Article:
American lower class

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The socio-economic stratification of American society as outlined by Dennis Gilbert.[1]
Employment status of householders in the bottom quintile.[2]

The concept of a lower class in the United States is used to describe those at or near the lower end of the socio-economic hierarchy. As with all social classes in the United States, the lower class is loosely defined and its boundaries and definitions subject to debate and ambiguous popular opinions. Sociologists such as W. Lloyd Warner, Dennis Gilbert and James Henslin divide the lower classes into two. The contemporary division used by Gilbert divides the lower class into the working poor and underclass. Service and low-rung manual laborers are commonly identified as being among the working poor. Those who do not participate in the labor force and rely on public assistance as their main source of income are commonly identified as members of the underclass. Overall the term describes those in easily filled employment positions with little prestige or economic compensation who often lack a high school education and are to some extent disenfranchised from mainstream society.[1][3][4]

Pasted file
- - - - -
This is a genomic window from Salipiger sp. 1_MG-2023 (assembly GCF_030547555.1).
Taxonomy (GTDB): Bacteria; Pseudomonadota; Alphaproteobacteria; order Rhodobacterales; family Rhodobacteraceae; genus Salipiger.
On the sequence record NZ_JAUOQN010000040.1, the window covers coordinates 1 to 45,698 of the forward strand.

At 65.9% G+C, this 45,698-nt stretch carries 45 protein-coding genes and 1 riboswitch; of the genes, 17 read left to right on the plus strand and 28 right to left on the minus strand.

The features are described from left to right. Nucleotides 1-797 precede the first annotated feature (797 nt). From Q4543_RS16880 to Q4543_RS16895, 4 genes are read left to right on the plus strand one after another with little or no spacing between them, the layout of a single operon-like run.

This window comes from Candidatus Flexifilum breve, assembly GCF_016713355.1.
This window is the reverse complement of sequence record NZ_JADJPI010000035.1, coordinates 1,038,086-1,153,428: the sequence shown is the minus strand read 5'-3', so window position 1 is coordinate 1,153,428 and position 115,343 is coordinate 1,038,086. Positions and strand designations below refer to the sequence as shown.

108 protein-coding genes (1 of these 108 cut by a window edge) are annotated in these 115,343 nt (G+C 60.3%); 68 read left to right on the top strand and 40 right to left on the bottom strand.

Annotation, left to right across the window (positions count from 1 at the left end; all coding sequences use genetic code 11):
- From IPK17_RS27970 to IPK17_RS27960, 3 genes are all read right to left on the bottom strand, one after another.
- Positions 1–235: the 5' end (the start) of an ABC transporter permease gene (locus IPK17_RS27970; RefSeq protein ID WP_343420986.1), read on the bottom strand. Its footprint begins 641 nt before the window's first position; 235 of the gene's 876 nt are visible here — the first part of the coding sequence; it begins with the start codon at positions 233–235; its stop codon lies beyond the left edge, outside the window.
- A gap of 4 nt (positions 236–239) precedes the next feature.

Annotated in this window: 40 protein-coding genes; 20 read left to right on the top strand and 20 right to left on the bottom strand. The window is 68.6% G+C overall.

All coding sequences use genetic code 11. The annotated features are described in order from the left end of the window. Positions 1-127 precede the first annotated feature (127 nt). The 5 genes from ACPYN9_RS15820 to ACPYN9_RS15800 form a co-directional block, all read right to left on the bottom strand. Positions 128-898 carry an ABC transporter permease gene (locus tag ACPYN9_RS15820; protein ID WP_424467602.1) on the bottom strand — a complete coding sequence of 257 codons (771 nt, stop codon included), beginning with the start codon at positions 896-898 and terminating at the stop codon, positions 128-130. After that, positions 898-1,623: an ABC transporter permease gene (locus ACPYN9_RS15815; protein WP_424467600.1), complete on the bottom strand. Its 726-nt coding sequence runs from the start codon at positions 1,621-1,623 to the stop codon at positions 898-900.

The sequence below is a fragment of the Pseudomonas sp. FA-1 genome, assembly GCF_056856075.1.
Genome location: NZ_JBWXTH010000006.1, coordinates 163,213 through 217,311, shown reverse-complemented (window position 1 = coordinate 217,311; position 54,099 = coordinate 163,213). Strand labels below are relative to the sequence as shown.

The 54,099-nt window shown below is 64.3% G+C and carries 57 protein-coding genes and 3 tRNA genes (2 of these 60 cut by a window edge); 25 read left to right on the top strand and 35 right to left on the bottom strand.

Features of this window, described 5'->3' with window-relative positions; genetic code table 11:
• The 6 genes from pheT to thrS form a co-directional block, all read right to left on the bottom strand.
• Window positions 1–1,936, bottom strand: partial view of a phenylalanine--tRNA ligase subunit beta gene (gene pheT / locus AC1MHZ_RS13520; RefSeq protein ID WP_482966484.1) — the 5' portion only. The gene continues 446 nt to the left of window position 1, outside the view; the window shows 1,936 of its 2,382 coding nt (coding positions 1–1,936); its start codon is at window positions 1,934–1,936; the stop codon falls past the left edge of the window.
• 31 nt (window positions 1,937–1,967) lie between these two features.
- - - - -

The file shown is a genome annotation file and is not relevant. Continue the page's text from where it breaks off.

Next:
Estimates for how many households are members of this class vary with definition. According to Dennis Gilbert roughly one quarter, 25%, of US households were in the lower classes; 13% were members among the working poor while 12% were members of the underclass. While many in the lower working class are employed in low-skill service jobs, lack of participation in the labor force remains the main cause for the economic plight experienced by those in the lower classes.[1] In 2005, the majority of households (56%) in the bottom income quintile had no income earners while 65% of householders did not work. This contrasts starkly to households in the top quintile, 76% of whom had two or more income earners.[2]

Lacking educational attainment as well as disabilities are among the main causes for the infrequent employment. Many households rise above or fall below the poverty threshold, depending on the employment status of household members. While only about 12% of households fall below the poverty threshold at one point in time, the percentage of those who fall below the poverty line at any one point throughout a year is much higher. Working class as well as working poor households may fall below the poverty line if an income earner becomes unemployed.[1][4] In any given year roughly one out of every five (20%) households falls below the poverty line at some point while up to 40% may fall into poverty within the course of a decade.[3]

References[edit]

  1. ^ a b c d Gilbert, Dennis (1998). The American Class Structure. New York: Wadsworth Publishing. 0-534-50520-1. 
  2. ^ a b "US Census Bureau, income quintilea and Top 5 Percent, 2004". Archived from the original on 7 July 2006. Retrieved 2006-07-08. 
  3. ^ a b Thompson, William; Joseph Hickey (2005). Society in Focus. Boston, MA: Pearson. 0-205-41365-X. 
  4. ^ a b Williams, Brian; Stacey C. Sawyer, Carl M. Wahlstrom (2005). Marriages, Families & Intimate Relationships. Boston, MA: Pearson. 0-205-36674-0. 

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